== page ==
Lance starts out with a step-by-step guide to make WSA appear in the list of target Android devices in Visual Studio—this is a major time saver for folks building for Android with .NET MAUI. Developers need to have the Amazon App Store app installed, configured for Developer mode and Android Debug Bridge (ADB) Command Prompt connecting ADB to WSA. Once configured, a .NET MAUI project simply needs to target Android—and voila, the WSA shows up in the list of local Android Devices as a target device.
The WSA promises to significantly speed up developer inner loop when building Android apps with .NET MAUI—no longer is there a need to wait on slower Android simulators. Lance also ends the post with a set of quick troubleshooting guides when using the WSA—the WSA is pretty awesome and should be a must-have tool for .NET MAUI developers targeting Android.
DevReach is the premier developer conference in central and eastern Europe, started over a decade back in Sofia BG. As the world slowly comes out of the global pandemic, developers have two big reasons to rejoice—DevReach is back in person with hybrid mode for 2022 and coming to the US for the first time!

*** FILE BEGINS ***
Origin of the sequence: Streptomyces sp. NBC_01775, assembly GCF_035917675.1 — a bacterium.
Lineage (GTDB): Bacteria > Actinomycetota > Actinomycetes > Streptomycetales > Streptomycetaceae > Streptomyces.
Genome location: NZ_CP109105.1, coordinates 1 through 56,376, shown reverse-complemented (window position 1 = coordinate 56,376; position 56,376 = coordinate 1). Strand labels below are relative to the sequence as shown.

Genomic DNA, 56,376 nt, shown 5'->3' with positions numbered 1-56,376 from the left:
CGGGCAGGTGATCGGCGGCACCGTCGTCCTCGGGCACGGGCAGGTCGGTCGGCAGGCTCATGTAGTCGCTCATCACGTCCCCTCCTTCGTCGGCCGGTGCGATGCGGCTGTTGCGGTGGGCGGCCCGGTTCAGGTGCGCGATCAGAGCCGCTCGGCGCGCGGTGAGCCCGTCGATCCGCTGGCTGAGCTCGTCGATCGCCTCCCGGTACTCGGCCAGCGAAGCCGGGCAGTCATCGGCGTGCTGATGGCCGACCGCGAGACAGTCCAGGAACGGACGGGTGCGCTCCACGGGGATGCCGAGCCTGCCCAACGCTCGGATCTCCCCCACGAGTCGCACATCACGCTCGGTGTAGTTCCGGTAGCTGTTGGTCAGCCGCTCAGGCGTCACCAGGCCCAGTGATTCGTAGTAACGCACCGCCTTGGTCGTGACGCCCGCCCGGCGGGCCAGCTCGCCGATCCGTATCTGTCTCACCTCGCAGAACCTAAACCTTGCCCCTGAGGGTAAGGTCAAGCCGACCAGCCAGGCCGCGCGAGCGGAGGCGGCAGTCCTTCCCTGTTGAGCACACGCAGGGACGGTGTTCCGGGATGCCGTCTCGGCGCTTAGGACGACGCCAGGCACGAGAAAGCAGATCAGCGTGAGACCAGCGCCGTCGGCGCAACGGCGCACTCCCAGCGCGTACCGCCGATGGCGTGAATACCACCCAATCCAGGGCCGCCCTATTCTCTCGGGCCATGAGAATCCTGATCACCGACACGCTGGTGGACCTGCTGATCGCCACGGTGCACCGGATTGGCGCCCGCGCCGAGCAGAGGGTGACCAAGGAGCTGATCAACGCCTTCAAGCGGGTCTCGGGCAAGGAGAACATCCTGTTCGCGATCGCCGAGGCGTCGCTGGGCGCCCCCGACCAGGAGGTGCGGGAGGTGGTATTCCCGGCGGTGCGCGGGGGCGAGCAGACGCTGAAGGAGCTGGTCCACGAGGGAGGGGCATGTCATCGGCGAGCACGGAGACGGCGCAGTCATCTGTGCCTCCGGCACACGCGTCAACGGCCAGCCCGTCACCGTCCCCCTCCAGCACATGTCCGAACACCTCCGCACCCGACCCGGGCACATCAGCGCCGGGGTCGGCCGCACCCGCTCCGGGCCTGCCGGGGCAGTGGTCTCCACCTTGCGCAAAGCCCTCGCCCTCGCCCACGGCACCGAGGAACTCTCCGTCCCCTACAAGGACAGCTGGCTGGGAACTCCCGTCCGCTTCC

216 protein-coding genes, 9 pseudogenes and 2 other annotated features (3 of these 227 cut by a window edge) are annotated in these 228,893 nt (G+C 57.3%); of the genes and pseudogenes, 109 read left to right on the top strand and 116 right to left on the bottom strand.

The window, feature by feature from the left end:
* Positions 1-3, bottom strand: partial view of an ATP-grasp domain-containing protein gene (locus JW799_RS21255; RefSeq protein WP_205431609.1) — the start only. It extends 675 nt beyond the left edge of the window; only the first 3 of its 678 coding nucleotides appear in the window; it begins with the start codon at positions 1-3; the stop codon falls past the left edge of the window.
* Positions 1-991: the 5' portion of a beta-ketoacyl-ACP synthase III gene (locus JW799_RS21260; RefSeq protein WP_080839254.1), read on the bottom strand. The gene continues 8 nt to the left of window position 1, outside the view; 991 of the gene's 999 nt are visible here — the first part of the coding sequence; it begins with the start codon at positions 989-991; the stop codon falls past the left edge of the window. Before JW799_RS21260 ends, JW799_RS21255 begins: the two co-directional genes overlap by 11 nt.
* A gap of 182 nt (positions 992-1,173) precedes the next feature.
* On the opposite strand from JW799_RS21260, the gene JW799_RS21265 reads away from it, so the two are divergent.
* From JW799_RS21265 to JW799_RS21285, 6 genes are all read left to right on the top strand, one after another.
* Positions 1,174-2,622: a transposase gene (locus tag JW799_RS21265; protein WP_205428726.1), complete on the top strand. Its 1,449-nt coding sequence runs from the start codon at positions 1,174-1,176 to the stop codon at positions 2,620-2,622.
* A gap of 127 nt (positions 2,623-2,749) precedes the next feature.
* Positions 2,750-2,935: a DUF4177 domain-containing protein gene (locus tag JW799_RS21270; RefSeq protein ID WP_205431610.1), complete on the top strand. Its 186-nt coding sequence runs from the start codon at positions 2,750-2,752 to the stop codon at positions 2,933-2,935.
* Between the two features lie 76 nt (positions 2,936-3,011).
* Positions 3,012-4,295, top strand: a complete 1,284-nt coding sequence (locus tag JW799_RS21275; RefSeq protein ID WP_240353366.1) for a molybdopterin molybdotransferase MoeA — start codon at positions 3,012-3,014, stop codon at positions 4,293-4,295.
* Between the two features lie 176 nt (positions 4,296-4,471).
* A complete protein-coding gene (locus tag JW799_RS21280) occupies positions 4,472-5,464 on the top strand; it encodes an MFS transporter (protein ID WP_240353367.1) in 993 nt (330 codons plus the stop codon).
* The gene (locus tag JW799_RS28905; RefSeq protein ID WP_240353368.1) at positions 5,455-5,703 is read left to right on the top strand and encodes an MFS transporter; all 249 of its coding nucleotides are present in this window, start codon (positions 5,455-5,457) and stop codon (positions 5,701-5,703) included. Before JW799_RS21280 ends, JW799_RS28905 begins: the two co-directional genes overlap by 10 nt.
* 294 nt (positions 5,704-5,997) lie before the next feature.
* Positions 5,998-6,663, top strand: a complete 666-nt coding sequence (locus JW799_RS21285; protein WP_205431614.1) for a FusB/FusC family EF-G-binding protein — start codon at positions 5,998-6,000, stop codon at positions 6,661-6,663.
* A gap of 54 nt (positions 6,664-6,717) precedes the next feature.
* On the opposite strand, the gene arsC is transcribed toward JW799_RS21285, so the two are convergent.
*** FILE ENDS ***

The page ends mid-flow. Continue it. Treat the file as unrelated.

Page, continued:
To be hosted as a part of Progress 360, DevReach will happen September 11-14 on Boston waterfront and pack a punch—40+ technical sessions, workshops and keynotes. Developers can expect renowned industry experts and influencers sharing their passions/insights about the latest app dev technologies and best practices.
Need to get your feet wet and dive into .NET MAUI headfirst? Come join Maddy for an all day hands-on .NET MAUI workshop. Developers will be treated to regular sessions diving into the latest with .NET MAUI—from basics to Blazor Hybrid, Migration paths from Xamarin.Forms to .NET MAUI, Accessibility and Modernization strategies.
All this in addition to lots of other sessions around .NET, latest web and native app development trends, language features and developer wellness—DevReach will be loads of fun. We hope you'll join us.
That's it for now.
We'll see you next week with more awesome content relevant to .NET MAUI.
Sam Basu is a technologist, author, speaker, Microsoft MVP, gadget-lover and Progress Developer Advocate for Telerik products. With a long developer background, he now spends much of his time advocating modern web/mobile/cloud development platforms on Microsoft/Telerik technology stacks. His spare times call for travel, fast cars, cricket and culinary adventures with the family. You can find him on the internet.